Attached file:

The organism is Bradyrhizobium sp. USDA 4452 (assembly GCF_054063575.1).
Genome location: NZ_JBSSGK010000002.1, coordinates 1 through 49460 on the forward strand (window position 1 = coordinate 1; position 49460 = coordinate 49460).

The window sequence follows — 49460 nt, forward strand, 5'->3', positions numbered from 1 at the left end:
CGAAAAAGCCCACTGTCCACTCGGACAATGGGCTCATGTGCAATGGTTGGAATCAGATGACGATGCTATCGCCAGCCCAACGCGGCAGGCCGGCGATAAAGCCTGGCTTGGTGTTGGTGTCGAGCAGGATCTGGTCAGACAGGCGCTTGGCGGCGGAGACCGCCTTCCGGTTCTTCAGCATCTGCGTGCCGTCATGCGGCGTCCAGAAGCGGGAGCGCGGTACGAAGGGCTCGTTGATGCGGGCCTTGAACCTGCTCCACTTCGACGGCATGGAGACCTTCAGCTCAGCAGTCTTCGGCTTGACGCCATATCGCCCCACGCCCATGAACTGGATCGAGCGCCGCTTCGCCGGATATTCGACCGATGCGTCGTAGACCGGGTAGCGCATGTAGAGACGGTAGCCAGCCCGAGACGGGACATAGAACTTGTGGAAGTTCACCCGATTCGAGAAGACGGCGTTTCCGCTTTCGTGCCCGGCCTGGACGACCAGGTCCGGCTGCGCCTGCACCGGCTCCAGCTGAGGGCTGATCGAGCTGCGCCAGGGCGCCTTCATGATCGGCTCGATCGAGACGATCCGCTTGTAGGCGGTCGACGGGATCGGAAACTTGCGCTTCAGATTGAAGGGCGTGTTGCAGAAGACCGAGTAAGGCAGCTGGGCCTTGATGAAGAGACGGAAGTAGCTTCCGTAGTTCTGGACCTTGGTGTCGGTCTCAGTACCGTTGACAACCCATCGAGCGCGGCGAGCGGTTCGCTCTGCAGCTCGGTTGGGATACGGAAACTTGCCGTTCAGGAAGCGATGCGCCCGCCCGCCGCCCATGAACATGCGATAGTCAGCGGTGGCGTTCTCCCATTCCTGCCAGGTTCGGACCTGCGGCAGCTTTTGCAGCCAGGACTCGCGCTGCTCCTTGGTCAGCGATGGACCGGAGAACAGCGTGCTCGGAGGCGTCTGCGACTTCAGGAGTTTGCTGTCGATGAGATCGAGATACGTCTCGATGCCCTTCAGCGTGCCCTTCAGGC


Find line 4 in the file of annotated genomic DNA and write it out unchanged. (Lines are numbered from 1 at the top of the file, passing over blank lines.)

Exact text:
CGAAAAAGCCCACTGTCCACTCGGACAATGGGCTCATGTGCAATGGTTGGAATCAGATGACGATGCTATCGCCAGCCCAACGCGGCAGGCCGGCGATAAAGCCTGGCTTGGTGTTGGTGTCGAGCAGGATCTGGTCAGACAGGCGCTTGGCGGCGGAGACCGCCTTCCGGTTCTTCAGCATCTGCGTGCCGTCATGCGGCGTCCAGAAGCGGGAGCGCGGTACGAAGGGCTCGTTGATGCGGGCCTTGAACCTGCTCCACTTCGACGGCATGGAGACCTTCAGCTCAGCAGTCTTCGGCTTGACGCCATATCGCCCCACGCCCATGAACTGGATCGAGCGCCGCTTCGCCGGATATTCGACCGATGCGTCGTAGACCGGGTAGCGCATGTAGAGACGGTAGCCAGCCCGAGACGGGACATAGAACTTGTGGAAGTTCACCCGATTCGAGAAGACGGCGTTTCCGCTTTCGTGCCCGGCCTGGACGACCAGGTCCGGCTGCGCCTGCACCGGCTCCAGCTGAGGGCTGATCGAGCTGCGCCAGGGCGCCTTCATGATCGGCTCGATCGAGACGATCCGCTTGTAGGCGGTCGACGGGATCGGAAACTTGCGCTTCAGATTGAAGGGCGTGTTGCAGAAGACCGAGTAAGGCAGCTGGGCCTTGATGAAGAGACGGAAGTAGCTTCCGTAGTTCTGGACCTTGGTGTCGGTCTCAGTACCGTTGACAACCCATCGAGCGCGGCGAGCGGTTCGCTCTGCAGCTCGGTTGGGATACGGAAACTTGCCGTTCAGGAAGCGATGCGCCCGCCCGCCGCCCATGAACATGCGATAGTCAGCGGTGGCGTTCTCCCATTCCTGCCAGGTTCGGACCTGCGGCAGCTTTTGCAGCCAGGACTCGCGCTGCTCCTTGGTCAGCGATGGACCGGAGAACAGCGTGCTCGGAGGCGTCTGCGACTTCAGGAGTTTGCTGTCGATGAGATCGAGATACGTCTCGATGCCCTTCAGCGTGCCCTTCAGGC